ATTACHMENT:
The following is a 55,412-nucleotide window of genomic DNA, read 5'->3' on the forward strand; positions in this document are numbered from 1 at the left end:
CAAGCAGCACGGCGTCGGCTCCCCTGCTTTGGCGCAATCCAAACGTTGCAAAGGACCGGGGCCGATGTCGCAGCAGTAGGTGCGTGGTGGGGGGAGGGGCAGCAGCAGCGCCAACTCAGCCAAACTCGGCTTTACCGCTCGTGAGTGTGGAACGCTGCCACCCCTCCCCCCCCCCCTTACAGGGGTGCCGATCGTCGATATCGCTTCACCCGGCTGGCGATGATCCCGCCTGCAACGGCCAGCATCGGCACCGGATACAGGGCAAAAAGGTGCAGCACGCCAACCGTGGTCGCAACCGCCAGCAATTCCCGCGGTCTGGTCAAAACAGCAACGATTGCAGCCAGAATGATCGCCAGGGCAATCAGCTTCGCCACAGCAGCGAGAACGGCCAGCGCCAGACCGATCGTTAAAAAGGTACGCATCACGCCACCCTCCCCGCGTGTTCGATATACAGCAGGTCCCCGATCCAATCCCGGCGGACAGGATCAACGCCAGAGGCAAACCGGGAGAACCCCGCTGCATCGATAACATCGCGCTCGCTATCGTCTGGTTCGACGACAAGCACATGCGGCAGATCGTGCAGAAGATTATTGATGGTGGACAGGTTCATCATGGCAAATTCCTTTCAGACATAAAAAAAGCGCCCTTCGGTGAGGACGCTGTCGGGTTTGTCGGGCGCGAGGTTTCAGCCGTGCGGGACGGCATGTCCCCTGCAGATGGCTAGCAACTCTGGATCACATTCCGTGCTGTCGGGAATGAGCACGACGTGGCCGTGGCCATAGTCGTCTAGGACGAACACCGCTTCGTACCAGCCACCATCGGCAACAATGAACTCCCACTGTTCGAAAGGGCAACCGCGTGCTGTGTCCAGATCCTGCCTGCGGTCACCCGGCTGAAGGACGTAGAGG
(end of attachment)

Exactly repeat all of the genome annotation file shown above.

The following is a 55,412-nucleotide window of genomic DNA, read 5'->3' on the forward strand; positions in this document are numbered from 1 at the left end:
CAAGCAGCACGGCGTCGGCTCCCCTGCTTTGGCGCAATCCAAACGTTGCAAAGGACCGGGGCCGATGTCGCAGCAGTAGGTGCGTGGTGGGGGGAGGGGCAGCAGCAGCGCCAACTCAGCCAAACTCGGCTTTACCGCTCGTGAGTGTGGAACGCTGCCACCCCTCCCCCCCCCCCTTACAGGGGTGCCGATCGTCGATATCGCTTCACCCGGCTGGCGATGATCCCGCCTGCAACGGCCAGCATCGGCACCGGATACAGGGCAAAAAGGTGCAGCACGCCAACCGTGGTCGCAACCGCCAGCAATTCCCGCGGTCTGGTCAAAACAGCAACGATTGCAGCCAGAATGATCGCCAGGGCAATCAGCTTCGCCACAGCAGCGAGAACGGCCAGCGCCAGACCGATCGTTAAAAAGGTACGCATCACGCCACCCTCCCCGCGTGTTCGATATACAGCAGGTCCCCGATCCAATCCCGGCGGACAGGATCAACGCCAGAGGCAAACCGGGAGAACCCCGCTGCATCGATAACATCGCGCTCGCTATCGTCTGGTTCGACGACAAGCACATGCGGCAGATCGTGCAGAAGATTATTGATGGTGGACAGGTTCATCATGGCAAATTCCTTTCAGACATAAAAAAAGCGCCCTTCGGTGAGGACGCTGTCGGGTTTGTCGGGCGCGAGGTTTCAGCCGTGCGGGACGGCATGTCCCCTGCAGATGGCTAGCAACTCTGGATCACATTCCGTGCTGTCGGGAATGAGCACGACGTGGCCGTGGCCATAGTCGTCTAGGACGAACACCGCTTCGTACCAGCCACCATCGGCAACAATGAACTCCCACTGTTCGAAAGGGCAACCGCGTGCTGTGTCCAGATCCTGCCTGCGGTCACCCGGCTGAAGGACGTAGAGG